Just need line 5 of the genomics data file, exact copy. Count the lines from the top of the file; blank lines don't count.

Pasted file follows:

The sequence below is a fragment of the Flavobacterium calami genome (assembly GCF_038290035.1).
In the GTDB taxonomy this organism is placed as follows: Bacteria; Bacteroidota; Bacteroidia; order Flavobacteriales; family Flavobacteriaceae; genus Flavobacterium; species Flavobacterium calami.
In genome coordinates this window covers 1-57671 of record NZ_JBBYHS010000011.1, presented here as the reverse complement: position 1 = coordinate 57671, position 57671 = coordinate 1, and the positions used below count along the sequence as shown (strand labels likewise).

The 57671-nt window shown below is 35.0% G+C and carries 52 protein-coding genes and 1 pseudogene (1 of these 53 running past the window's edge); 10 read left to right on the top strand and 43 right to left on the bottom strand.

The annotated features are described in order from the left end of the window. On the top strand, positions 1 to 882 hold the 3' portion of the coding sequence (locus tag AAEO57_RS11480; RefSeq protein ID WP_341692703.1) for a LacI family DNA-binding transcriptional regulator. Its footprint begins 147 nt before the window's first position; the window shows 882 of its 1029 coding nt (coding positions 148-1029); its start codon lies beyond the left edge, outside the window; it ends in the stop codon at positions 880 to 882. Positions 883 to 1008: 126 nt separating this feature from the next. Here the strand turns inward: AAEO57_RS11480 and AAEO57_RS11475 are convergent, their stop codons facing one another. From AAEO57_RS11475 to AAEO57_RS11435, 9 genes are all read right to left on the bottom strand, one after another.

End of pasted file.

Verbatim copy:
The annotated features are described in order from the left end of the window. On the top strand, positions 1 to 882 hold the 3' portion of the coding sequence (locus tag AAEO57_RS11480; RefSeq protein ID WP_341692703.1) for a LacI family DNA-binding transcriptional regulator. Its footprint begins 147 nt before the window's first position; the window shows 882 of its 1029 coding nt (coding positions 148-1029); its start codon lies beyond the left edge, outside the window; it ends in the stop codon at positions 880 to 882. Positions 883 to 1008: 126 nt separating this feature from the next. Here the strand turns inward: AAEO57_RS11480 and AAEO57_RS11475 are convergent, their stop codons facing one another. From AAEO57_RS11475 to AAEO57_RS11435, 9 genes are all read right to left on the bottom strand, one after another.